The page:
ESA mission operators prepare for post launch control of twin Galileo satellites
The ESA's post launch team are ready to guide and take control of a twin set of Galileo satellites, undertaking a number of procedures and adjustments in order to ready the pair for orbital duties. The satellites are due to be hefted into orbit together atop a Russian made Soyuz rocket on August 21 from the ESA's launch site situated in French Guiana.
The post launch team is in essence responsible for the safety of the multi-million dollar satellites from the moment of the final separation. Any number of things can go wrong as the satellites are readied for hand over to the Galileo Control Center, demarcating the beginning of the operational period of the twins life in space.
Potential mistakes during this phase could render the satellites effectively useless. For example, a failure in the deployment of the solar arrays used to power one of the satellites could leave it dead in space, no more than another piece of space junk to be monitored as a further threat to the ever increasing constellations of operational satellites.
The team must also be prepared to make corrections to the attitude of the satellites as they make the upper stage separation, as the shunt away from the launch vehicle may cause the satellites to tumble. Once these initial procedures are completed the post-launch team gets to work on checking each of the satellites internal systems, ensuring that all are functioning at peak efficiency for the long mission ahead.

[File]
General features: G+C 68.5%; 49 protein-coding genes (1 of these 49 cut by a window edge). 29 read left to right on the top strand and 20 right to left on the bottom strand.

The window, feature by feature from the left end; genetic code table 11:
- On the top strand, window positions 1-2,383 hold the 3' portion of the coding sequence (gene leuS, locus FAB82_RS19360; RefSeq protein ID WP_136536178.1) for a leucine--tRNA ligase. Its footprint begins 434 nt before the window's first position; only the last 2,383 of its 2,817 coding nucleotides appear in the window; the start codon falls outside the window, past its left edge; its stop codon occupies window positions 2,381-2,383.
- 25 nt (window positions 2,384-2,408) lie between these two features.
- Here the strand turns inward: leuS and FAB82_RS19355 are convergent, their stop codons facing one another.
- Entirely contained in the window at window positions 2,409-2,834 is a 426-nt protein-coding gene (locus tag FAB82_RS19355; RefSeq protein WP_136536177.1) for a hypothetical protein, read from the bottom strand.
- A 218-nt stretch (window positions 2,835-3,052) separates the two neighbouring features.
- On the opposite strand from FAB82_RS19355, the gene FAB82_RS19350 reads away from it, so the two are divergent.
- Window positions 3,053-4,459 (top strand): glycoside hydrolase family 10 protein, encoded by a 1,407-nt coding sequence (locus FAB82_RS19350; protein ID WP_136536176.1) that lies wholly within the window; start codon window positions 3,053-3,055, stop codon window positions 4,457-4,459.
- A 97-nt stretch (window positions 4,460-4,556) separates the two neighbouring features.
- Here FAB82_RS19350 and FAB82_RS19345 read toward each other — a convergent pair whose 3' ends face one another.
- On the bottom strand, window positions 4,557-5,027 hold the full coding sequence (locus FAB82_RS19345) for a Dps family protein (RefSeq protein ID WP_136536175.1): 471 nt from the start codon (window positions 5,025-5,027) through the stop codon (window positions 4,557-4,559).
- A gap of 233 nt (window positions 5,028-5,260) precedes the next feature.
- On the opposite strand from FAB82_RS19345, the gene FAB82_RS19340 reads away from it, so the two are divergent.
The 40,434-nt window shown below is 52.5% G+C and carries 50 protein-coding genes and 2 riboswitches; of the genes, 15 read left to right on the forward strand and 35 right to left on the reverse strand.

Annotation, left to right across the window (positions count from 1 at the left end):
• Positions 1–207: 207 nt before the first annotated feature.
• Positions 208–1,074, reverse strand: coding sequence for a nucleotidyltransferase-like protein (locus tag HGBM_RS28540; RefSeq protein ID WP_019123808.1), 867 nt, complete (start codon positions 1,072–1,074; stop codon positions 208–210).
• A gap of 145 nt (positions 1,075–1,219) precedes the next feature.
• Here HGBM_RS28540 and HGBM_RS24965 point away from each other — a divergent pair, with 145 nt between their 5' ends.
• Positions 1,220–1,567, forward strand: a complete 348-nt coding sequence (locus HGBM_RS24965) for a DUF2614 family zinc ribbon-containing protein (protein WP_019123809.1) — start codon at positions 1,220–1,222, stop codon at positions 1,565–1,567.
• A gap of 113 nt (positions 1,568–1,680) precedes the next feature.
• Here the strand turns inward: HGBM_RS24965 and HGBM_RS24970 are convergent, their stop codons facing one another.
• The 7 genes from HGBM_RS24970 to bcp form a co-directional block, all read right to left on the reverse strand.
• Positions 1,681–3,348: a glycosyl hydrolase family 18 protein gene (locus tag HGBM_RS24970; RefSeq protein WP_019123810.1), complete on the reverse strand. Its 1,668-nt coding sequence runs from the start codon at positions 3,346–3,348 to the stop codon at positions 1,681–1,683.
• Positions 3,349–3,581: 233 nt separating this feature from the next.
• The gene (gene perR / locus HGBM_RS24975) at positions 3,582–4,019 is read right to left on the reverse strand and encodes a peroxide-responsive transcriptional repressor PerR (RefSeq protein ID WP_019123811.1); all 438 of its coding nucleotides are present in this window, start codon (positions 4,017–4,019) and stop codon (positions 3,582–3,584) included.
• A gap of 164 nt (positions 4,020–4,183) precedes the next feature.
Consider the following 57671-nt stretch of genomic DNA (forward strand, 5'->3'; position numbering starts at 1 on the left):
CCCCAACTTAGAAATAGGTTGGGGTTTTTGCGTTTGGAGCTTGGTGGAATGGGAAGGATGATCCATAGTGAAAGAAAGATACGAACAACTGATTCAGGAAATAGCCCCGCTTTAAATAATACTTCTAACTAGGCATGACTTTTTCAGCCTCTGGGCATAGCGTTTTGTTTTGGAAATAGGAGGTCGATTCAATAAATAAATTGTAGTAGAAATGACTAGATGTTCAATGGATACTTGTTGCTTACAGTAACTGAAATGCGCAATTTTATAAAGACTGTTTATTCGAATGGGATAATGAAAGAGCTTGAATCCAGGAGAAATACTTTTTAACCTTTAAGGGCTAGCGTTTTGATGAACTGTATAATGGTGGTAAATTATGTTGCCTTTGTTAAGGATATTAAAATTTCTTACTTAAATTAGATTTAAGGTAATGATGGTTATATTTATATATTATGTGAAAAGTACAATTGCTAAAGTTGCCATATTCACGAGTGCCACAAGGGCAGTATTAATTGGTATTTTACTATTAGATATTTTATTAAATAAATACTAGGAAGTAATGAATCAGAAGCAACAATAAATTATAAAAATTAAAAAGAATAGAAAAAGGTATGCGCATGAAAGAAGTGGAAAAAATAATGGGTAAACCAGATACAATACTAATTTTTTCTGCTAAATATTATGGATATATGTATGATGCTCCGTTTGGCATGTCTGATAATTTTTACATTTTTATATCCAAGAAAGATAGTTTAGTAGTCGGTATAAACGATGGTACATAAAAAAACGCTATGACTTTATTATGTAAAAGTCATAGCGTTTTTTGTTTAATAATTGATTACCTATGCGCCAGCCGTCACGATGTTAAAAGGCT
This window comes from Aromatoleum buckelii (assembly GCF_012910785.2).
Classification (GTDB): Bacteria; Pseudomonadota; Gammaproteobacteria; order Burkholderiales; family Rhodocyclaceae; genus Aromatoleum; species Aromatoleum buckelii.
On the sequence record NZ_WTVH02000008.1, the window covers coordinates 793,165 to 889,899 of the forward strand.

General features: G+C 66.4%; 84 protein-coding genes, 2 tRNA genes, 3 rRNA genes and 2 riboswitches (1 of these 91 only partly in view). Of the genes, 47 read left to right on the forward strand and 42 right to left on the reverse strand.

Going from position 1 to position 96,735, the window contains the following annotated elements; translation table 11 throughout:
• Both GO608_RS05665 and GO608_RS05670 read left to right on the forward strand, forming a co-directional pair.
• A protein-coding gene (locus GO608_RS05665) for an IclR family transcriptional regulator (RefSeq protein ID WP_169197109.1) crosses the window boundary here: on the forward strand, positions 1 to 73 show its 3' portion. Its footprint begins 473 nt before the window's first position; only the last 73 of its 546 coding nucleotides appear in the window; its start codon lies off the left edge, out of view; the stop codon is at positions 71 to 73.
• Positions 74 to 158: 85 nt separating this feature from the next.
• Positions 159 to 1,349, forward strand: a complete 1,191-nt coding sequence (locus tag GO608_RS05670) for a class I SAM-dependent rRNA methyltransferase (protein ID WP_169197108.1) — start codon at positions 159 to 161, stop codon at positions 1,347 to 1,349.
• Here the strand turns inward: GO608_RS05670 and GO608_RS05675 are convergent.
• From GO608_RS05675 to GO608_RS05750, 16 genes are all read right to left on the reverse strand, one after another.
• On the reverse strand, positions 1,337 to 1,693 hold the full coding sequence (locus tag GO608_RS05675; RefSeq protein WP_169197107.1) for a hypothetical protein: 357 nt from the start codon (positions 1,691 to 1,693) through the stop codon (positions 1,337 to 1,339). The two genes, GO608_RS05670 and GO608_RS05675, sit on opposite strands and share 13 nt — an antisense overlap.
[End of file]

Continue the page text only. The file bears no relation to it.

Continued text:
Due to the obvious importance of the Launch and Early Operations Phase (LEOP), the post-launch team has been drilled relentlessly over the months approaching the August launch, members readying themselves for any potential threat that could arise over the course of their week-long vigil.
The team's training took the form of 20 computer simulations mimicking every aspect of the launch. The facsimile missions ranged from a nominal situation (in which everything on the launch vehicle and satellite performed as it was designed to), to contingency situations (where there are failures or threats to the satellites operational capacity for the team to rectify).
Once complete, the Galileo mission will comprise of a constellation of 30 satellites and, among other uses, will aim to provide Europe with a global navigation system on a par with the Glonass and GPS systems used by the Russians and Americans.
The hope is to create a system with so high a level of precision, that it can be entrusted with high risk operations such as the positional guidance of aircraft and ground vehicles.
Assuming there are no complications, control of the satellites should be transferred to the Galileo Control Center only one week after launch.